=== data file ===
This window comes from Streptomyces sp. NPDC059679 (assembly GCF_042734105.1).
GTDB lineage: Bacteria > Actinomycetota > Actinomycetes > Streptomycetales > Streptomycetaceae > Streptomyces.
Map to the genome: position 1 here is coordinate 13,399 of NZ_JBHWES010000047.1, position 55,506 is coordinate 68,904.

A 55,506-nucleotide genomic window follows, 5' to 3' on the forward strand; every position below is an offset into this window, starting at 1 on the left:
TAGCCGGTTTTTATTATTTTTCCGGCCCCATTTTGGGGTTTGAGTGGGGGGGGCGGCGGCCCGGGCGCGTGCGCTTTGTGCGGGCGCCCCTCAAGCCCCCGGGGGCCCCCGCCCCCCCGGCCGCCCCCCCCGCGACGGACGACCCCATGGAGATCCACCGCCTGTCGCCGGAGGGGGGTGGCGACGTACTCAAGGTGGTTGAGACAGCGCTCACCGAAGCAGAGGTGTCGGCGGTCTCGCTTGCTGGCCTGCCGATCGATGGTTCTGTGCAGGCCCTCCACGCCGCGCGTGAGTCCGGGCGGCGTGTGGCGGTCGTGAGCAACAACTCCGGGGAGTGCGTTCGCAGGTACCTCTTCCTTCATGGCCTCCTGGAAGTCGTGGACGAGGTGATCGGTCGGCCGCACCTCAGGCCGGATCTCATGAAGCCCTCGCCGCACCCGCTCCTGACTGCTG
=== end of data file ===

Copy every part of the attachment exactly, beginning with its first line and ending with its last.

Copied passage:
This window comes from Streptomyces sp. NPDC059679 (assembly GCF_042734105.1).
GTDB lineage: Bacteria > Actinomycetota > Actinomycetes > Streptomycetales > Streptomycetaceae > Streptomyces.
Map to the genome: position 1 here is coordinate 13,399 of NZ_JBHWES010000047.1, position 55,506 is coordinate 68,904.

A 55,506-nucleotide genomic window follows, 5' to 3' on the forward strand; every position below is an offset into this window, starting at 1 on the left:
TAGCCGGTTTTTATTATTTTTCCGGCCCCATTTTGGGGTTTGAGTGGGGGGGGCGGCGGCCCGGGCGCGTGCGCTTTGTGCGGGCGCCCCTCAAGCCCCCGGGGGCCCCCGCCCCCCCGGCCGCCCCCCCCGCGACGGACGACCCCATGGAGATCCACCGCCTGTCGCCGGAGGGGGGTGGCGACGTACTCAAGGTGGTTGAGACAGCGCTCACCGAAGCAGAGGTGTCGGCGGTCTCGCTTGCTGGCCTGCCGATCGATGGTTCTGTGCAGGCCCTCCACGCCGCGCGTGAGTCCGGGCGGCGTGTGGCGGTCGTGAGCAACAACTCCGGGGAGTGCGTTCGCAGGTACCTCTTCCTTCATGGCCTCCTGGAAGTCGTGGACGAGGTGATCGGTCGGCCGCACCTCAGGCCGGATCTCATGAAGCCCTCGCCGCACCCGCTCCTGACTGCTG